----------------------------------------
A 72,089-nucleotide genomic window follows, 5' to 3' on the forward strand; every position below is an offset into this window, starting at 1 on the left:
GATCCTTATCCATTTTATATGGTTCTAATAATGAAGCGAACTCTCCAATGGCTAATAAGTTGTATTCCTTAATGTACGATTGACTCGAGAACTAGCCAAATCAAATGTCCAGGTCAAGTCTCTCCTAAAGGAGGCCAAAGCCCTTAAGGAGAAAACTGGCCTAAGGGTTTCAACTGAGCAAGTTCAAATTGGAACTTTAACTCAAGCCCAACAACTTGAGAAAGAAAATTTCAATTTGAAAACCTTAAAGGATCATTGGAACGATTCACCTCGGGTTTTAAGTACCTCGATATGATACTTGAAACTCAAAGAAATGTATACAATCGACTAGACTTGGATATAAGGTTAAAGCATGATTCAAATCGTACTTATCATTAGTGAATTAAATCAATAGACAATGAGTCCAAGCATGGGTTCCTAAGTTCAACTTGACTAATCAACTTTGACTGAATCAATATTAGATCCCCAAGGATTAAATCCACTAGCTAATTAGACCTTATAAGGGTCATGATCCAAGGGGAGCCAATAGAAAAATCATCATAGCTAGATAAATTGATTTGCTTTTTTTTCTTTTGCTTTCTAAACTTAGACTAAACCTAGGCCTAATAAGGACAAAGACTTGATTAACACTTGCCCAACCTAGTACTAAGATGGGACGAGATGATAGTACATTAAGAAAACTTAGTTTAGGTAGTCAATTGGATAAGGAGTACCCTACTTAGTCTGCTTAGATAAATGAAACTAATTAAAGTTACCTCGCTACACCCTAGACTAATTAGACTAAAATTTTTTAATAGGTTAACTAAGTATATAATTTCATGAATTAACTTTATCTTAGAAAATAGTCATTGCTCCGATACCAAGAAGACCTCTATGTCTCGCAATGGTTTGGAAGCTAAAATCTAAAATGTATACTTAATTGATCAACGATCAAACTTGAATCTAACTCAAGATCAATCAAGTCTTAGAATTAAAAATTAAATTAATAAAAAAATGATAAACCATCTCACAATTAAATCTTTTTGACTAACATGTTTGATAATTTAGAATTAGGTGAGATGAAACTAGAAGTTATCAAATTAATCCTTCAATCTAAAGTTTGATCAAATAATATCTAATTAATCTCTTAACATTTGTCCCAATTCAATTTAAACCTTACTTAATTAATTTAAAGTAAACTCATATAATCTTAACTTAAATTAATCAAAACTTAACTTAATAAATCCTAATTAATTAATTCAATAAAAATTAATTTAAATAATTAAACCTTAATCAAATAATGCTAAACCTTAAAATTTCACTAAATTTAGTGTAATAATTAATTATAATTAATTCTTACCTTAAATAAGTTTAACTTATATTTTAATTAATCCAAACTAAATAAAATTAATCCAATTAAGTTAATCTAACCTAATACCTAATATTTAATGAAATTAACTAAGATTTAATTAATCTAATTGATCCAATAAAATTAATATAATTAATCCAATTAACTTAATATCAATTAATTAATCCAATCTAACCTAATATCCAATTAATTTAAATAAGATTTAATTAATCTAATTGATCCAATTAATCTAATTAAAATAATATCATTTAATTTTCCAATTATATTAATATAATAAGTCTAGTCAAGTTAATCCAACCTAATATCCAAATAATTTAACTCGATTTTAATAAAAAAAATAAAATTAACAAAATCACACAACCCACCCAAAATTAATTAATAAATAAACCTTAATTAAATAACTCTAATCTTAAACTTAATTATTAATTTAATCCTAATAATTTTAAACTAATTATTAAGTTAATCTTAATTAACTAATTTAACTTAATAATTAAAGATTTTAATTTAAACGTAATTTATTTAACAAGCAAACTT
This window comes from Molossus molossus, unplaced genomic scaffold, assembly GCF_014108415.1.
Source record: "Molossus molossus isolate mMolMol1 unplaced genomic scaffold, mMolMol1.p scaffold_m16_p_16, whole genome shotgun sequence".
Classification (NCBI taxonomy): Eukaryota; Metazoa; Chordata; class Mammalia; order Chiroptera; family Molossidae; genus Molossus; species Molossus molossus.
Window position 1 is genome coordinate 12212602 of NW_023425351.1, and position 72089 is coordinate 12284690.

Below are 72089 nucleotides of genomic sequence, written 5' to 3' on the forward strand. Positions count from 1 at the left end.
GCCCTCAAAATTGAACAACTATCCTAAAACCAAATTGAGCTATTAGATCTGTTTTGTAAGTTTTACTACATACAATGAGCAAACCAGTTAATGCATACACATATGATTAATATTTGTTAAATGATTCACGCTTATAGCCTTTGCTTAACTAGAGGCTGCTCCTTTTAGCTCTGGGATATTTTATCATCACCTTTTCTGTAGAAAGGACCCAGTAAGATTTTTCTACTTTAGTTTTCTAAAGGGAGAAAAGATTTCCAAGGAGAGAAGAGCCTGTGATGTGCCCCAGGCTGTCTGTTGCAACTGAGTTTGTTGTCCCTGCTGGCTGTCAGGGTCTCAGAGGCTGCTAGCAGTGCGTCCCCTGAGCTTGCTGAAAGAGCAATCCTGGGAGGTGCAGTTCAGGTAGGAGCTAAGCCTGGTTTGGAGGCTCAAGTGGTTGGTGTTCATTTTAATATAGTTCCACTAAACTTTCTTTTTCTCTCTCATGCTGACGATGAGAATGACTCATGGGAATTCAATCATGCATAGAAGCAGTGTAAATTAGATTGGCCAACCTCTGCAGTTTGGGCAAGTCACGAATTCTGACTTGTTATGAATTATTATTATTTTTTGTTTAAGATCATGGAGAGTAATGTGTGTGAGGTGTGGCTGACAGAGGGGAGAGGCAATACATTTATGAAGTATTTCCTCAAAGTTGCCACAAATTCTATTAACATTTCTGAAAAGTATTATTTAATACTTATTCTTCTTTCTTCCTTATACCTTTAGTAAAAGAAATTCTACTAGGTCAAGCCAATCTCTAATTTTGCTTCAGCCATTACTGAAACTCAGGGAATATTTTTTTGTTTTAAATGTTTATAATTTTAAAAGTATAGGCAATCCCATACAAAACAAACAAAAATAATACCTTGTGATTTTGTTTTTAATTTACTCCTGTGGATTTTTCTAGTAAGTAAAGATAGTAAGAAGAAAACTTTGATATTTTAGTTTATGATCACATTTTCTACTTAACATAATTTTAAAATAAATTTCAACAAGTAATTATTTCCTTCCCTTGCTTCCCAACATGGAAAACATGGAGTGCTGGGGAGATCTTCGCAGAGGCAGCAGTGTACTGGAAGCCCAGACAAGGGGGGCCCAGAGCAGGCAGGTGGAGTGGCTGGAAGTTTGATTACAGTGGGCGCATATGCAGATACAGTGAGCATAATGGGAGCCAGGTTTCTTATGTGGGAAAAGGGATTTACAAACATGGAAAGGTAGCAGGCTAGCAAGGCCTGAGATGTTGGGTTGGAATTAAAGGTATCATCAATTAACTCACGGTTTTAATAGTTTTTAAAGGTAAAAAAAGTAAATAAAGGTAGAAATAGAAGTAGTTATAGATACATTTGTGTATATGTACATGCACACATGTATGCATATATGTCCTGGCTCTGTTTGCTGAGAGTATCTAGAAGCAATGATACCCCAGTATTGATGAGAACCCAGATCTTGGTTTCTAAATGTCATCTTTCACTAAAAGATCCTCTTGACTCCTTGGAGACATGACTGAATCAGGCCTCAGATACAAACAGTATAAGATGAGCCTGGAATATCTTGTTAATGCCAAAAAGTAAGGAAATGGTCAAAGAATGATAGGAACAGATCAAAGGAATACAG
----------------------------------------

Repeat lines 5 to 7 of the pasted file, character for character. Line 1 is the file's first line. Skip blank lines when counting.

Classification (NCBI taxonomy): Eukaryota; Metazoa; Chordata; class Mammalia; order Chiroptera; family Molossidae; genus Molossus; species Molossus molossus.
Window position 1 is genome coordinate 12212602 of NW_023425351.1, and position 72089 is coordinate 12284690.

Below are 72089 nucleotides of genomic sequence, written 5' to 3' on the forward strand. Positions count from 1 at the left end.